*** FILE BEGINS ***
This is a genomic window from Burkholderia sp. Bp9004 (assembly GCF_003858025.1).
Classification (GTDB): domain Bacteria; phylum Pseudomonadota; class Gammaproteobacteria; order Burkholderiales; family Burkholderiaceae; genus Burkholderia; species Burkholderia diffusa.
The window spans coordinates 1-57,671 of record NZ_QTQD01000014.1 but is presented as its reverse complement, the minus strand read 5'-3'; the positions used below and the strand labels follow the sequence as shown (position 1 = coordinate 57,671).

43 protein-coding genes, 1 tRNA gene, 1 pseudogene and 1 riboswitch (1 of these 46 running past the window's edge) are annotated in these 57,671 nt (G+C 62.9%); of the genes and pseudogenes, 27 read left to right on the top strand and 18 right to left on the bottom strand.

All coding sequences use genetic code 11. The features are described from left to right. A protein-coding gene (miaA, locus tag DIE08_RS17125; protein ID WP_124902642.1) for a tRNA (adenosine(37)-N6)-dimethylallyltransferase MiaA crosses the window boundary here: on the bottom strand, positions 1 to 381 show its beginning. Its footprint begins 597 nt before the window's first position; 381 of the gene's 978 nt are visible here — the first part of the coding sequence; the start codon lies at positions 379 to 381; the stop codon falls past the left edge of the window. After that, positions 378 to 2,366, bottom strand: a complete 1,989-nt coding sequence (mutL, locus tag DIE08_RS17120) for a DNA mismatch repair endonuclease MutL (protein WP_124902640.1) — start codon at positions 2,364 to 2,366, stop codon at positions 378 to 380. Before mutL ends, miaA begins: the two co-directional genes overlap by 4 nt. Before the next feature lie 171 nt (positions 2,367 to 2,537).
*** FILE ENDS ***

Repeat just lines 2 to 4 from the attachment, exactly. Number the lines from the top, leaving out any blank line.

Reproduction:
Classification (GTDB): domain Bacteria; phylum Pseudomonadota; class Gammaproteobacteria; order Burkholderiales; family Burkholderiaceae; genus Burkholderia; species Burkholderia diffusa.
The window spans coordinates 1-57,671 of record NZ_QTQD01000014.1 but is presented as its reverse complement, the minus strand read 5'-3'; the positions used below and the strand labels follow the sequence as shown (position 1 = coordinate 57,671).

43 protein-coding genes, 1 tRNA gene, 1 pseudogene and 1 riboswitch (1 of these 46 running past the window's edge) are annotated in these 57,671 nt (G+C 62.9%); of the genes and pseudogenes, 27 read left to right on the top strand and 18 right to left on the bottom strand.